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Galway City publicans continued this week to serve alcohol in newly created on-street outdoor dining sections – despite warnings from Gardaí that it was against licensing laws.

The local branch of the Vintners Federation of Ireland (VFI) said it is hoping Government will, if necessary, introduce legislation that facilitates pubs serving alcohol in public spaces reclaimed for outdoor hospitality.

On Friday last, our sister newspaper, Galway City Tribune revealed that Gardaí had visited a number of city pubs warning they were not legally permitted to serve alcohol outdoors in temporary on-street seating areas created by Galway City Council.

Publicans were told that if they continued to flout the rules, files would be sent to the DPP.

When the crux subsequently hit the national headlines, Justice Minister Heather Humphreys urged Gardaí to ‘use their discretion’.

“The overwhelming majority of licensed premises are operating safely, and we in Government are determined to continue to support them. If local issues arise, I would urge local authorities, Gardaí and businesses to engage.

“However, I will also examine whether further measures are required from Government. Licensing law is a complex area but I have spoken to the Attorney General this morning and we will take further action if necessary,” Minister Humphreys said.

Read the full story in this week’s Connacht Tribune, on sale in shops now. Or you can download the digital edition from www.connachttribune.ie

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Connacht Tribune

Apple plans second bite at Athenry data centre

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An artist's impression of the proposed Apple Data Centre.

Apple intends to have another bite at plans to build a data centre in Athenry.  Apple Operations Europe has applied to Galway County Council for more time to construct a controversial data centre on a greenfield site at Derrydonnell.

The company said it will identify “interested parties to develop the project” between now and 2026 to meet global growth in demand for data storage facilities.

It will spark hope in the County Galway town of a revival of the €850 million project that was dogged for years by planning delays and court appeals and was subsequently shelved. It may also attract fresh objections.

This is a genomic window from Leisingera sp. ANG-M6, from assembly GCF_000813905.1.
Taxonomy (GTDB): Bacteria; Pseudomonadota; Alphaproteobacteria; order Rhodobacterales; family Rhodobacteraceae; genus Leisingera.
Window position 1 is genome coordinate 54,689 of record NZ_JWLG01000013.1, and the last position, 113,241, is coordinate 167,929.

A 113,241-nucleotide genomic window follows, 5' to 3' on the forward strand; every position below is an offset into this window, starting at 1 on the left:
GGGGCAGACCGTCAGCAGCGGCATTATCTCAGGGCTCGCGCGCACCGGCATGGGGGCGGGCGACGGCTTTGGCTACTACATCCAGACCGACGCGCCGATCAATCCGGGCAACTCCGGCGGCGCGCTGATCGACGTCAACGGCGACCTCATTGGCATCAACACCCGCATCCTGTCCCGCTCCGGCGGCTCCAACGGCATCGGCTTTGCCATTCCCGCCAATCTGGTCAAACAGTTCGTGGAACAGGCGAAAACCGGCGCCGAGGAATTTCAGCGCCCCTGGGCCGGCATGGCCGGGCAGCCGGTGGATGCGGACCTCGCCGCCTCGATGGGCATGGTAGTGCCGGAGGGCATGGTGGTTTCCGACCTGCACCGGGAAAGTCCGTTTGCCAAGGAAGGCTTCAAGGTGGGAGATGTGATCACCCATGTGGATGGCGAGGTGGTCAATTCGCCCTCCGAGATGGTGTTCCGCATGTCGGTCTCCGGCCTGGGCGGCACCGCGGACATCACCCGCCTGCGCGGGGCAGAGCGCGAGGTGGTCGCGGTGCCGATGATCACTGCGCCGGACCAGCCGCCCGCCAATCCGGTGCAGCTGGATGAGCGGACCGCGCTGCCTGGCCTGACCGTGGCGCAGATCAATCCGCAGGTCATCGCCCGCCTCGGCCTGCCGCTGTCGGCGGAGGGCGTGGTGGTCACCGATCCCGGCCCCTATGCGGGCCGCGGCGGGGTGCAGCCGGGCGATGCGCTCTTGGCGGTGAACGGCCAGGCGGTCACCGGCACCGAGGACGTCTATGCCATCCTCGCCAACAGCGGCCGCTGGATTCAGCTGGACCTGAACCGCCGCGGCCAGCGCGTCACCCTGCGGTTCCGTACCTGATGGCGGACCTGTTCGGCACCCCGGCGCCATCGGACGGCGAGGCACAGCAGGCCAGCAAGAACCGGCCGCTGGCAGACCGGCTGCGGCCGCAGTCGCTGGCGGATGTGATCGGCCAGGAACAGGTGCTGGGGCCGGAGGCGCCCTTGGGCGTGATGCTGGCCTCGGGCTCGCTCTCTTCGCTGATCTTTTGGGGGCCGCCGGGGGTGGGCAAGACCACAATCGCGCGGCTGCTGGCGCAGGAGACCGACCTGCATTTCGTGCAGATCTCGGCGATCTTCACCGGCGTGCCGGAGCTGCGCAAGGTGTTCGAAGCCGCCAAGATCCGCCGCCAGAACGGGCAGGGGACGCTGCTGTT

The world’s largest technology company was granted planning permission to build a €850 million data centre near Athenry in 2015.

An appeal to An Bórd Pleanála by a handful of local residents was not successful, and the planning appeals board confirmed the local authority’s decision in 2016.

But the company ultimately aborted its plans for County Galway in 2018 after three objectors sought a review of the decision through the courts.

Read the full story in this week’s Connacht Tribune, on sale in shops now. Or you can download the digital edition from www.connachttribune.ie

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Connacht Tribune

Mum’s dream holiday turns to nightmare after cancer diagnosis

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Julia McAndrew, in hospital in Mexico.

A mother who went to Mexico on a dream holiday to spend Christmas with family is too weak to return home after being diagnosed with advanced cancer.

From the minute Julia McAndrew landed in the South American country, her health took a major downward spiral.

Her son and daughter were shocked when she asked for a wheelchair to make it through the airport.

She and daughter Eliska had flown out to see her son Patrick, who had relocated to Mexico to run an online learning business.

They initially thought she had fallen ill due to the rigours of a 22-hour, multi-stop flight.

But when her stomach problems did not improve and she began to lose a lot of weight and suffered from very low energy, they sought medical help.

This had to be done privately and without the financial help of an insurance company, Patrick reveals.

She was initially diagnosed with anaemia and kidney failure and underwent various treatments, including blood transfusions that appeared to be working.

But three weeks ago, medics discovered that what she had was Stage 4 breast cancer. Julia had cancer a decade ago but was given the all-clear after receiving treatment and a major change in lifestyle.

“It’s returned with a vengeance this time around. It’s spread to her pelvis, ribs and lungs,” reflects Patrick.

The cost of the treatment is $40,000 (€33,000) a month. Her family are hoping to build up her strength enough to endure the long flight home to Oranmore.

They have launched a GoFundMe campaign to raise €280,000 to pay for her treatment and in less than a week a phenomenal €36,000 has been donated.

Read the full story in this week’s Connacht Tribune, on sale in shops now. Or you can download the digital edition from www.connachttribune.ie